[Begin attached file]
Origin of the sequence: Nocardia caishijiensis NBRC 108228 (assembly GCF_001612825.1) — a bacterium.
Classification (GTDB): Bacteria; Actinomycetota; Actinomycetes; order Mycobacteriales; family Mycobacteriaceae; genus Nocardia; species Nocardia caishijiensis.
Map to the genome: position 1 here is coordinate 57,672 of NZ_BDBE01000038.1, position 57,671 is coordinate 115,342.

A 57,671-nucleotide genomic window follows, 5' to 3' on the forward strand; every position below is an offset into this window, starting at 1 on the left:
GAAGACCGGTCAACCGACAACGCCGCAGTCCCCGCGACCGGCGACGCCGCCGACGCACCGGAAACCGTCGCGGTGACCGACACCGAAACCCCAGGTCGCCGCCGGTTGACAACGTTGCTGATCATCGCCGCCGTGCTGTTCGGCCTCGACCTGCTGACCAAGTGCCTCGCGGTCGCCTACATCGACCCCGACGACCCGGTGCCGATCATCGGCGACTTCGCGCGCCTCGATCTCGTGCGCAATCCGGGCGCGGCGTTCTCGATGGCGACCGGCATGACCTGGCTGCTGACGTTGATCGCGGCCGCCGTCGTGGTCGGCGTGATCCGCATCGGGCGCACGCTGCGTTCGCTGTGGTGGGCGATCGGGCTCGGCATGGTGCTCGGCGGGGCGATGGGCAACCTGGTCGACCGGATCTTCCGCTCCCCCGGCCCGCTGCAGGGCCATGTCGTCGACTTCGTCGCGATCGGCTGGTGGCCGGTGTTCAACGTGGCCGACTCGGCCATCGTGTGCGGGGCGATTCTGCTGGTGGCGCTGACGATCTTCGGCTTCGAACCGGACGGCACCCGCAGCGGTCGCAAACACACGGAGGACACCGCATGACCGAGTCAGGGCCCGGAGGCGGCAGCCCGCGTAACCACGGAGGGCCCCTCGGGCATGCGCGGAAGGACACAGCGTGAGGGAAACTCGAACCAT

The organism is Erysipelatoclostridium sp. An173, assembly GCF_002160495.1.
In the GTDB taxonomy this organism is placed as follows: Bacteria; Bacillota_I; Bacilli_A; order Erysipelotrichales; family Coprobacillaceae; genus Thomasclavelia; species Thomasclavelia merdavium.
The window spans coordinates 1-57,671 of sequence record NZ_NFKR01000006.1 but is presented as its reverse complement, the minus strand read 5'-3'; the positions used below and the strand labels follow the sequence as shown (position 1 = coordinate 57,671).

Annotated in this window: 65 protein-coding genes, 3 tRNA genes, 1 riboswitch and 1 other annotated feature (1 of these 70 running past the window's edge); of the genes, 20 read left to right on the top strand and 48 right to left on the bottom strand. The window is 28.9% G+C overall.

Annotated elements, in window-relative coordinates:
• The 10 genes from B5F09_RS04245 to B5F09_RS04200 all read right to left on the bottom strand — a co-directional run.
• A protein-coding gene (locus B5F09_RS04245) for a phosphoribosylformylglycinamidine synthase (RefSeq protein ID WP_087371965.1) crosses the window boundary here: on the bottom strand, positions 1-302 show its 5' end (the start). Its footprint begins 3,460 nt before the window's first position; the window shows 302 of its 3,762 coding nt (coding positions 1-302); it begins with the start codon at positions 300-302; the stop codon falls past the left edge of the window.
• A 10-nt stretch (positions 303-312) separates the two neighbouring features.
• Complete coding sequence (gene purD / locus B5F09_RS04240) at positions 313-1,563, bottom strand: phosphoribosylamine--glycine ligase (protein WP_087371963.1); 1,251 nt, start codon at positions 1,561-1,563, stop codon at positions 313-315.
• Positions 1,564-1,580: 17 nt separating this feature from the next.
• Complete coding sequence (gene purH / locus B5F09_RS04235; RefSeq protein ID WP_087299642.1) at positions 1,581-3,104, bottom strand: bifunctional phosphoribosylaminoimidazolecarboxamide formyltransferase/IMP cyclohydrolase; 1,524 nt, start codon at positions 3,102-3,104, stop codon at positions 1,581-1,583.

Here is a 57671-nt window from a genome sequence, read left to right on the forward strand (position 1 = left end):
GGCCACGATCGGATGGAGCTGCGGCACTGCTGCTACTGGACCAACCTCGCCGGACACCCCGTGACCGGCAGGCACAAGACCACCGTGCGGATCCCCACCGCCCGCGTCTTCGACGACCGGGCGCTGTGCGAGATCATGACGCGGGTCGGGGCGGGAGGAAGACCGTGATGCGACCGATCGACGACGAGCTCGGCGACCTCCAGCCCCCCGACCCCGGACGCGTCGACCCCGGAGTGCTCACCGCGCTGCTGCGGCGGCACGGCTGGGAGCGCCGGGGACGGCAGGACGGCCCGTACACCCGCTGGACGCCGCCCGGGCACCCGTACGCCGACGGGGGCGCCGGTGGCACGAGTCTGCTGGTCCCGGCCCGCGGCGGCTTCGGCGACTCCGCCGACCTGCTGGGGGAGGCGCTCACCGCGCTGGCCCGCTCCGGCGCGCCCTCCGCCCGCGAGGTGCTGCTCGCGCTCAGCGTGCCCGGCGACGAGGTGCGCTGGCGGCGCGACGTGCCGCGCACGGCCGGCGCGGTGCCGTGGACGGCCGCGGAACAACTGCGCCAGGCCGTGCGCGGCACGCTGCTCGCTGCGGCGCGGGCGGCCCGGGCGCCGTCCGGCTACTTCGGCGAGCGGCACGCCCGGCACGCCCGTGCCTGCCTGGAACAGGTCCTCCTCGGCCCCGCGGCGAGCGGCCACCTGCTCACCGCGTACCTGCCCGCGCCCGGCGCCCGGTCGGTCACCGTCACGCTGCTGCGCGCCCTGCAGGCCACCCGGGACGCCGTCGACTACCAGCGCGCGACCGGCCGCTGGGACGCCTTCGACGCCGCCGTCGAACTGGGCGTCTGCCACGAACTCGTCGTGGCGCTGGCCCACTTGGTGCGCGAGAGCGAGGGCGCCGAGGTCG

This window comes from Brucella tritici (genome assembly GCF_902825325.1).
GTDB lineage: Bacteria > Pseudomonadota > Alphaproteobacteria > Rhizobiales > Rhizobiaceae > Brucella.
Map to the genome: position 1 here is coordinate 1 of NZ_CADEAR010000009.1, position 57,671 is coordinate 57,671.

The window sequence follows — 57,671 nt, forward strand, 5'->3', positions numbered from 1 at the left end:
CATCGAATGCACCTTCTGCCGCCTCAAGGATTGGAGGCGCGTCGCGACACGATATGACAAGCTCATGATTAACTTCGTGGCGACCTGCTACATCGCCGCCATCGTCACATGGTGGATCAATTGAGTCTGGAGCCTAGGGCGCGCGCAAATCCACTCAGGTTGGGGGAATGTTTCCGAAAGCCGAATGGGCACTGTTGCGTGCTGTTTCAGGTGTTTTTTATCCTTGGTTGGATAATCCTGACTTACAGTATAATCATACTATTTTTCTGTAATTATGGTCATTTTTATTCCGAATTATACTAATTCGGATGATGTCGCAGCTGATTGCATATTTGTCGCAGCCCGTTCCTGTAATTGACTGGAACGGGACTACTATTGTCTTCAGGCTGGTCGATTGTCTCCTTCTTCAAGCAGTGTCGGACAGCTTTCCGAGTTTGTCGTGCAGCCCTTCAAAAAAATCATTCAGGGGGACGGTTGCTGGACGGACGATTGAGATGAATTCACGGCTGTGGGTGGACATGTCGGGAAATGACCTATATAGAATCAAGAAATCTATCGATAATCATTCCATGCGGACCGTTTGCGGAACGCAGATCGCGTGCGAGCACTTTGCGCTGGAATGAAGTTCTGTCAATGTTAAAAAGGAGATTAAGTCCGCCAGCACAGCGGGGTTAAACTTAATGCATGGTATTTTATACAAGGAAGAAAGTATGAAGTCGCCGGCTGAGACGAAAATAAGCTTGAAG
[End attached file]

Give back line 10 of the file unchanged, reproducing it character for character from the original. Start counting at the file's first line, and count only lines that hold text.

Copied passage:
Annotated elements, in window-relative coordinates: